I read until my eyes started to blur. I set the book down and picked up my yarn. I began pulling it from the skein and winding it into a ball in preparation for knitting. My eyes began to sag closed and I forced them open again. I finished making my ball of yarn and yawned hugely feeling my jaw pop. My tired eyes slid to the door of my bedroom and I admitted to myself that I was stalling. I didn't want to go to bed. I didn't want to dream of a scalding wind trying to force me into a hungry tower.

I shivered and felt a cold sweat break out on my skin. I rubbed my eyes feeling them burn when I opened them again. "You have to go to sleep, " I told myself sternly. "You can't stay up forever." I took a deep breath. "Okay, " I commanded myself. "Time for bed." I slowly stood.

"Good night Martha, " I told the dummy, forcing myself to walk into the bedroom. My body obeyed under protest.

"You can do this, " I told myself, as though I needed a pep talk. I continued offering myself encouragement as I washed my face, brushed my teeth and put on pajamas. Normally I would just sleep in a t-shirt and underwear but tonight I couldn't force myself to be that undressed. Even though I had arrived in the poppy field wearing jeans and a t-shirt, I didn't want to start out that exposed. I added a pair of yoga pants and added a pair of socks for good measure. I turned off the overhead light, but switched on the small bedside lamp, unable to chide myself into turning it off.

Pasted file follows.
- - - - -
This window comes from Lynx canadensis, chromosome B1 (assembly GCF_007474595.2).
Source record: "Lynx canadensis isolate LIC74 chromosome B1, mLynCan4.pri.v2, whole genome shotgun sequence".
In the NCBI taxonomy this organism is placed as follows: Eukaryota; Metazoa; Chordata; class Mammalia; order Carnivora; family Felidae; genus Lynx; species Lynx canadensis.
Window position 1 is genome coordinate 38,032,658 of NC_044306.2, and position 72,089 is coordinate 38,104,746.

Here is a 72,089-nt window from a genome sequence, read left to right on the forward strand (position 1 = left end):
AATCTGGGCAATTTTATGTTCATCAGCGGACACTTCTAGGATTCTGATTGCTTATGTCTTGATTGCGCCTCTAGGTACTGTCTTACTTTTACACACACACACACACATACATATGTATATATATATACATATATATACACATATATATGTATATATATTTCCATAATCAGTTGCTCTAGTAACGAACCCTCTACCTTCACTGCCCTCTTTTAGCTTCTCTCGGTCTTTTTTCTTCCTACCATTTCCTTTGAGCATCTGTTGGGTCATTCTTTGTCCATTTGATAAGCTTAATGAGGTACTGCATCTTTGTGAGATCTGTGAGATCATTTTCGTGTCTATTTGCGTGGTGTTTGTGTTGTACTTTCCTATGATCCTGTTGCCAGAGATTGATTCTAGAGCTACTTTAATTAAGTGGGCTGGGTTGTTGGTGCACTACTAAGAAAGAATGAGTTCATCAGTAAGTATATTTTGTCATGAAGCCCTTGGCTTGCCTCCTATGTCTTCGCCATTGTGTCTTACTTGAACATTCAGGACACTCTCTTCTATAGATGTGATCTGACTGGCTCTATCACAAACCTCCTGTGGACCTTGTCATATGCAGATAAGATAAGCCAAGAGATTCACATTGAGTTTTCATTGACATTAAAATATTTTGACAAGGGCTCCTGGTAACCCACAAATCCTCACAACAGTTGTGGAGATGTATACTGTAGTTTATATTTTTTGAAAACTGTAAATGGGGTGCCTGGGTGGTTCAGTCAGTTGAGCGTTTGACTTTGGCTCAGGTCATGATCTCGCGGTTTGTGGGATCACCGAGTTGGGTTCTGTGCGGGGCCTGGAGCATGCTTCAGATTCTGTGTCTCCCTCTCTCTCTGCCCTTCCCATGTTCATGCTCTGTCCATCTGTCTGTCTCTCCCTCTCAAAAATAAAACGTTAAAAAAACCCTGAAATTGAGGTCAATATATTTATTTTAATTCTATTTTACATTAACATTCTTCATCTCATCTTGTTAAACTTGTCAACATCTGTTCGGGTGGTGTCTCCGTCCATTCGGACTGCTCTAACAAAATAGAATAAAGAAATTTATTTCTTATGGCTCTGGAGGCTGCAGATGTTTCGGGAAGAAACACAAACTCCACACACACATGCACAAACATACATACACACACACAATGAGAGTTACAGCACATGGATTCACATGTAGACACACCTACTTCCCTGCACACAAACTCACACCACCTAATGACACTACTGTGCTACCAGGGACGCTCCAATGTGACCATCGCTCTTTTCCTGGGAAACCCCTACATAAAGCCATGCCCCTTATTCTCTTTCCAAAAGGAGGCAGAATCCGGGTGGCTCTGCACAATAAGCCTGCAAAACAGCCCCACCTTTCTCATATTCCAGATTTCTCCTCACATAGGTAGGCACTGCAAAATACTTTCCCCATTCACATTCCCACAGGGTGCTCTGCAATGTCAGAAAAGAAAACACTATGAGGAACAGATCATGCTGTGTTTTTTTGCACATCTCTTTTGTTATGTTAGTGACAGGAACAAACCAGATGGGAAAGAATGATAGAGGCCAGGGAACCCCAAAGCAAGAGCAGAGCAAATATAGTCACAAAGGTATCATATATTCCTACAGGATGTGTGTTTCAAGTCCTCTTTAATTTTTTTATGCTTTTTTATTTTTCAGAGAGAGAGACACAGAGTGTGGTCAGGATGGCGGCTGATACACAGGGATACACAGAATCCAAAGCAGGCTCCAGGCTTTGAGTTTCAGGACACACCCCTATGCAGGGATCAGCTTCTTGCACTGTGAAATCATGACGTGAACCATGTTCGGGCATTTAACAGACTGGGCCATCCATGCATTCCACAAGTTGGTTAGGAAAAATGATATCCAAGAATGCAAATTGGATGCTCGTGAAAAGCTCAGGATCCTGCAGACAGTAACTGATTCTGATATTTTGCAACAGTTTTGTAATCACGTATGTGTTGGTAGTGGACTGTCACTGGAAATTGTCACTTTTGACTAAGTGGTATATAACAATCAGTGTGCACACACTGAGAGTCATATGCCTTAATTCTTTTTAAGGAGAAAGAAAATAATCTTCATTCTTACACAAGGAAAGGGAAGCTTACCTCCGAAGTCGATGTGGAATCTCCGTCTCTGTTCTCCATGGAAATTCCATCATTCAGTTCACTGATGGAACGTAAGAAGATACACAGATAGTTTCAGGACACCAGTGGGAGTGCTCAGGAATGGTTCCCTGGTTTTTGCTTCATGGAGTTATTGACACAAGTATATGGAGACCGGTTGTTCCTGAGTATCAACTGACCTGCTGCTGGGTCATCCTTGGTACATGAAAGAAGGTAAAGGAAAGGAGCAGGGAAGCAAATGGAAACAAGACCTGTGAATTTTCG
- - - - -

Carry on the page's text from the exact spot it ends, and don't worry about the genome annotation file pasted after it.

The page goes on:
The small childlike part of me didn't want to be alone in the dark when the monsters came. I had no illusion that the light would keep the dreams at bay, but I couldn't make myself turn it off. I slipped beneath the covers and pulled them up tightly to my chin. I took a deep breath and let it out slowly.

I closed my eyes and concentrated on slowly relaxing my muscles. I envisioned the tension as water and that with each breath I was pushing it down towards my feet where it could drain out of me. I had it pushed to my belly button when sleep claimed me.